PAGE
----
Anvil! The Story of Anvil
For nearly three decades, band mates and best friends Steve “Lips” Kudlow and Robb Reiner have seen their contemporaries go on to bigger and better things while they struggle to catch a break. Lifetime Anvil fan Sacha Gervasi sought to make this documentary partly out of his own love for the band but also as his own way of helping bring them some long overdue attention.
The film starts with footage from the Super Rock festival in Japan in 1984. Three of the headline acts were Bon Jovi, The Scorpions and Whitesnake, all of whom went on to great fame and fortune as Heavy Metal became increasingly popular throughout the 1980s. The fourth headline act was a band few of us will have heard: Anvil. Fast forward a few decades - we get a glimpse of this band now, playing to a small room full of dedicated fans back in their native Canada. Both Steve and Robb work menial jobs in order to make ends meet but they truly live for those brief moments up on stage.
Gervasi follows the band as they embark on an ill-fated European tour which despite starting out as an exciting adventure soon descends into farce as the venues get smaller, the money gets scarcer and relationships between the band get more strained. It’s a fascinating insight into the life of a touring band and if you’ve ever spent any time on the road yourself you will find much to relate to with vanishing promoters and crowds that barely reach double figures plaguing the band at every turn. It’s a fascinating insight to anyone who hasn’t experienced a tour as the supposed glamour of being in a rock band is brought sharply into focus.
Without giving the whole game away, despite the hardships experienced along the way, there is some light at the end of the tunnel here. You desperately want Steve and Robb to do well as they are two incredibly likeable guys who just want to do what they love for a living. It’s inspiring to see them stick by their passion for so long and you can’t help but root for them as the film goes on.
There are a variety of famous faces who pop up to talk of their love of the band and explain how inspired they were by Anvil: Slash, Lars Ulrich and Lemmy to name a few.
Just when you think the fairy-tale ending is just out of reach and maybe the band are doomed to fail yet again, there is a definite feel-good ending which will reaffirm your faith in the rock and roll gods. By the time the finale rolls around, if you don’t have a goofy grin on your face you must truly have a heart of stone.
If Anvil! represents the harsh reality of life on the road, then what better way to follow it up than with an hilarious spoof documentary on that exact same topic.
This is Spinal Tap
Director Rob Reiner, in the guise of filmmaker Marti DiBergi, presents this rockumentary following British rock band Spinal Tap on their 1982 American tour. The band consists primarily of David St. Hubbins, Nigel Tufnel and Derek Smalls, played by stars Michael McKean, Christopher Guest and Harry Shearer, who along with keyboardists Viv Savage and a variety of different drummers, are striving to prove they are still as hard rocking and popular as ever.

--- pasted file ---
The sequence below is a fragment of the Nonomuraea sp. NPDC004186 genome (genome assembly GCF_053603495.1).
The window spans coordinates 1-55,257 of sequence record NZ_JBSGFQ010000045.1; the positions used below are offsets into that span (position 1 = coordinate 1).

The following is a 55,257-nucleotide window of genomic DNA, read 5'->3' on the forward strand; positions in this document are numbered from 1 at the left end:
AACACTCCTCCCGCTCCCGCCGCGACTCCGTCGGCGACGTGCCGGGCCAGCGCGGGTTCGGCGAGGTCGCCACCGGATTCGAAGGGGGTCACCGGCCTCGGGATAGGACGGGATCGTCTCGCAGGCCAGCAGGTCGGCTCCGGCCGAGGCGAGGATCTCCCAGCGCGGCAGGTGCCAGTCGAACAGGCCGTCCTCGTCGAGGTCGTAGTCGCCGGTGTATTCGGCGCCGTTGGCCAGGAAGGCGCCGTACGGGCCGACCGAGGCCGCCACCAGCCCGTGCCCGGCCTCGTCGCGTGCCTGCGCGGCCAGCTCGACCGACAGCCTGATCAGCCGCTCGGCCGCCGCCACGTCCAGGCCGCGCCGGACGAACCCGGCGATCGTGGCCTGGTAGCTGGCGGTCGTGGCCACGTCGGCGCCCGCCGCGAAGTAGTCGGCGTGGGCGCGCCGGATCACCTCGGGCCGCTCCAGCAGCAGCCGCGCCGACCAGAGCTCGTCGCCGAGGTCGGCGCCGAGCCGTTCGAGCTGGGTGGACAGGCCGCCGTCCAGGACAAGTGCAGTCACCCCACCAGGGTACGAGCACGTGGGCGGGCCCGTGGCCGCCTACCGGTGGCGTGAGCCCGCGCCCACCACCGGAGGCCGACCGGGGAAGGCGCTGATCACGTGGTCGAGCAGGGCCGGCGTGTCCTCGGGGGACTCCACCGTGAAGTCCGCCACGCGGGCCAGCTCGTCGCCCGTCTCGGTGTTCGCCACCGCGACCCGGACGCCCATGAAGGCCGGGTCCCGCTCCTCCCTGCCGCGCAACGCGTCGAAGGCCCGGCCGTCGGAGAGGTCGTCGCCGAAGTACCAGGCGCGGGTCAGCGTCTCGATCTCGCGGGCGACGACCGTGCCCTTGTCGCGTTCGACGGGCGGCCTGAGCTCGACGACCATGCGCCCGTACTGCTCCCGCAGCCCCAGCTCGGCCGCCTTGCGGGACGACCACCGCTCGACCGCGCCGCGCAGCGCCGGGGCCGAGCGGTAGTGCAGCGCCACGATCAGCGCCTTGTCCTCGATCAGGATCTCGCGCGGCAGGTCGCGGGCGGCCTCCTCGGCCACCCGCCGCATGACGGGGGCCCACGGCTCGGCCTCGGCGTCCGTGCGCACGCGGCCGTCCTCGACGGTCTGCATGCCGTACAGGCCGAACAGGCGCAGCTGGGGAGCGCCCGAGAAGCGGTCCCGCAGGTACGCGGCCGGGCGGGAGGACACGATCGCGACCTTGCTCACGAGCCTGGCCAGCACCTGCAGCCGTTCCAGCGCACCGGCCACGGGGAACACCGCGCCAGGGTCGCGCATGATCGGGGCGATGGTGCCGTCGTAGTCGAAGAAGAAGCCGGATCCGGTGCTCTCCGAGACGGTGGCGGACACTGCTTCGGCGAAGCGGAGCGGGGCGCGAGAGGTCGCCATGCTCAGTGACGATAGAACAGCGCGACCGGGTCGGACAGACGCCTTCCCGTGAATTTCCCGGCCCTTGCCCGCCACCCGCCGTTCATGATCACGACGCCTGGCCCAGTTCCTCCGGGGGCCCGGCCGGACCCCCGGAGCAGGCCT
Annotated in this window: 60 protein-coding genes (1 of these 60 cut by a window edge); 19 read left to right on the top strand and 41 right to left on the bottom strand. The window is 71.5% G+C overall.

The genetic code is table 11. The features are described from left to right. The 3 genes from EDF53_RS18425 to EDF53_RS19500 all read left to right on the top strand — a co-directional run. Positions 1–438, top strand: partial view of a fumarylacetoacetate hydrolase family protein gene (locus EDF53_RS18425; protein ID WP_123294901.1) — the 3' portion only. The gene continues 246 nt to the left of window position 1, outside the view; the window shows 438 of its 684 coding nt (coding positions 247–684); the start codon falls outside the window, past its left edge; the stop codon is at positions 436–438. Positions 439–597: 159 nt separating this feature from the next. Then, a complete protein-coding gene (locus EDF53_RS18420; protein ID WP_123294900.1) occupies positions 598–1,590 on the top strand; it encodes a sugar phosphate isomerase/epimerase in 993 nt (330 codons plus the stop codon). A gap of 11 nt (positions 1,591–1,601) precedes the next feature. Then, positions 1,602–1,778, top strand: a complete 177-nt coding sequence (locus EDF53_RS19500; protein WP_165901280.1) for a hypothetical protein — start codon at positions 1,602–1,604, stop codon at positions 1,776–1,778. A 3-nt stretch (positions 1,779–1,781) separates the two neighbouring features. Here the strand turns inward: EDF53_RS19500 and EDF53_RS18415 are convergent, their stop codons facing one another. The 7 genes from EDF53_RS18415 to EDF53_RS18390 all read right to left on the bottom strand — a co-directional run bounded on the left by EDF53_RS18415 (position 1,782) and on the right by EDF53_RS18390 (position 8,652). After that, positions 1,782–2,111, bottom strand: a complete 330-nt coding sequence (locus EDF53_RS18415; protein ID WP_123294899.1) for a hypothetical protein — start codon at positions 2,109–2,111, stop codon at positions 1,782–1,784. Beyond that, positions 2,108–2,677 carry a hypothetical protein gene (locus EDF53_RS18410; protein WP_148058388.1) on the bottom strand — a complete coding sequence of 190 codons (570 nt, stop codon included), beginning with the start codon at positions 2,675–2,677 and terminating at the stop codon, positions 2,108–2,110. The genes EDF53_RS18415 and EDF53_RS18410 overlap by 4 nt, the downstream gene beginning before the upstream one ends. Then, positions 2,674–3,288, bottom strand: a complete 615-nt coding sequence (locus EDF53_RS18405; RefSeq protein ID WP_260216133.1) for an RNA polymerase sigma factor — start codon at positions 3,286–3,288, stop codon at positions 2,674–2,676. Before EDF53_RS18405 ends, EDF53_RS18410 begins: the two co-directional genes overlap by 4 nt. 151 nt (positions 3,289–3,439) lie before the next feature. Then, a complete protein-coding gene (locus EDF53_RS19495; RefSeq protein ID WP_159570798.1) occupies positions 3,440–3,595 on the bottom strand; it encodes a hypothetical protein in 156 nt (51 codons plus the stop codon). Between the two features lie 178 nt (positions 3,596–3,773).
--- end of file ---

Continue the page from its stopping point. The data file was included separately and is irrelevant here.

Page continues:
Simply put, this is one of the funniest films you can ever hope to see. While the fake documentary is a tried and tested trick nowadays, back in 1984 it was a fresh and interesting concept which was put to great effect by Reiner and the cast who ad-libbed the vast majority of the movie. With Heavy Metal at its height in the mid 80’s, it was prime time for someone to poke fun at the grandiose pomposity and the delusions of grandeur which afflicted so many bands during this period.
Famously, the three leads all played their own instruments in the film and still perform as Spinal Tap to this very day. Such timeless classics as Sex Farm, Big Bottom and of course Stonehenge, are a joy to behold, with such choice lyrics as “the bigger the cushion, the sweeter the pushin. That’s what I said. The looser the waistband, the deeper the quicksand, or so I have read.”
The band head out on their US tour full of confidence and swagger but as gigs get cancelled and new album ‘Smell the Glove’ runs afoul of the censors due to its sexist cover art, tension get strained and divisions begin to arise within the group. As the film progresses, we also get the full backstory of the band including the extensive list of former drummers and their variety of strange demises (including of course one bizarre gardening accident). There’s the odd reflective moment with each individual band member, including Nigel’s haunting classical piano piece that is influenced by Mozart and Bach, which he calls ‘Lick my love-pump’.
Throughout the film though, despite their egotistical ways, you’re never anything but fully behind these loveable idiots. Whether they are getting lost backstage, getting frustrated over the small bread on the rider or being mistakenly laden with a miniature Stonehenge stage prop that is in danger of being crushed by a dwarf, you know they will somehow come out of it all OK. They are great rock and roll survivors and if exploding drummers and interfering girlfriends can’t stop them, nothing will.
There are few films that can match This Is Spinal Tap for consistent belly laughs, and for me only Airplane or Anchorman come even close. My advice is to crank it all the way up to 11 and enjoy rock and roll royalty in action.
If you are already well versed in Tap have seen the film umpteen times, may I suggest watching it with the commentary turned on. The three leads do the voice over in character and it’s basically like watching a whole new film.
So there you have it, folks - at 163 minutes long, this is the perfect double bill of METAL.